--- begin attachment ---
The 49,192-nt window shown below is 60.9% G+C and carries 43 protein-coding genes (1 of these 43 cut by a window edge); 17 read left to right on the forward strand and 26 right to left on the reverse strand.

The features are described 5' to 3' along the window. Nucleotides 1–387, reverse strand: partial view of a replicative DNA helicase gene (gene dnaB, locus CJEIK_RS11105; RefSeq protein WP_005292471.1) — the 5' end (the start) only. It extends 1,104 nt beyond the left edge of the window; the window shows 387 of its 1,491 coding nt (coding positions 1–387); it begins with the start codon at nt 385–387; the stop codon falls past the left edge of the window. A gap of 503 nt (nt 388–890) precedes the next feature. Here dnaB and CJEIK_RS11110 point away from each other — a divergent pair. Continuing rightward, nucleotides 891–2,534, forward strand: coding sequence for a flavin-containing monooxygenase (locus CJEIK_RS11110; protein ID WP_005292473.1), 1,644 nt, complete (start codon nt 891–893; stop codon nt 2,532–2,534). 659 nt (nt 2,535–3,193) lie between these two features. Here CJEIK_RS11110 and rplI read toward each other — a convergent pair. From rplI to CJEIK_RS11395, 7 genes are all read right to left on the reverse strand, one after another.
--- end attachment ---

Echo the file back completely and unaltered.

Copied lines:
The 49,192-nt window shown below is 60.9% G+C and carries 43 protein-coding genes (1 of these 43 cut by a window edge); 17 read left to right on the forward strand and 26 right to left on the reverse strand.

The features are described 5' to 3' along the window. Nucleotides 1–387, reverse strand: partial view of a replicative DNA helicase gene (gene dnaB, locus CJEIK_RS11105; RefSeq protein WP_005292471.1) — the 5' end (the start) only. It extends 1,104 nt beyond the left edge of the window; the window shows 387 of its 1,491 coding nt (coding positions 1–387); it begins with the start codon at nt 385–387; the stop codon falls past the left edge of the window. A gap of 503 nt (nt 388–890) precedes the next feature. Here dnaB and CJEIK_RS11110 point away from each other — a divergent pair. Continuing rightward, nucleotides 891–2,534, forward strand: coding sequence for a flavin-containing monooxygenase (locus CJEIK_RS11110; protein ID WP_005292473.1), 1,644 nt, complete (start codon nt 891–893; stop codon nt 2,532–2,534). 659 nt (nt 2,535–3,193) lie between these two features. Here CJEIK_RS11110 and rplI read toward each other — a convergent pair. From rplI to CJEIK_RS11395, 7 genes are all read right to left on the reverse strand, one after another.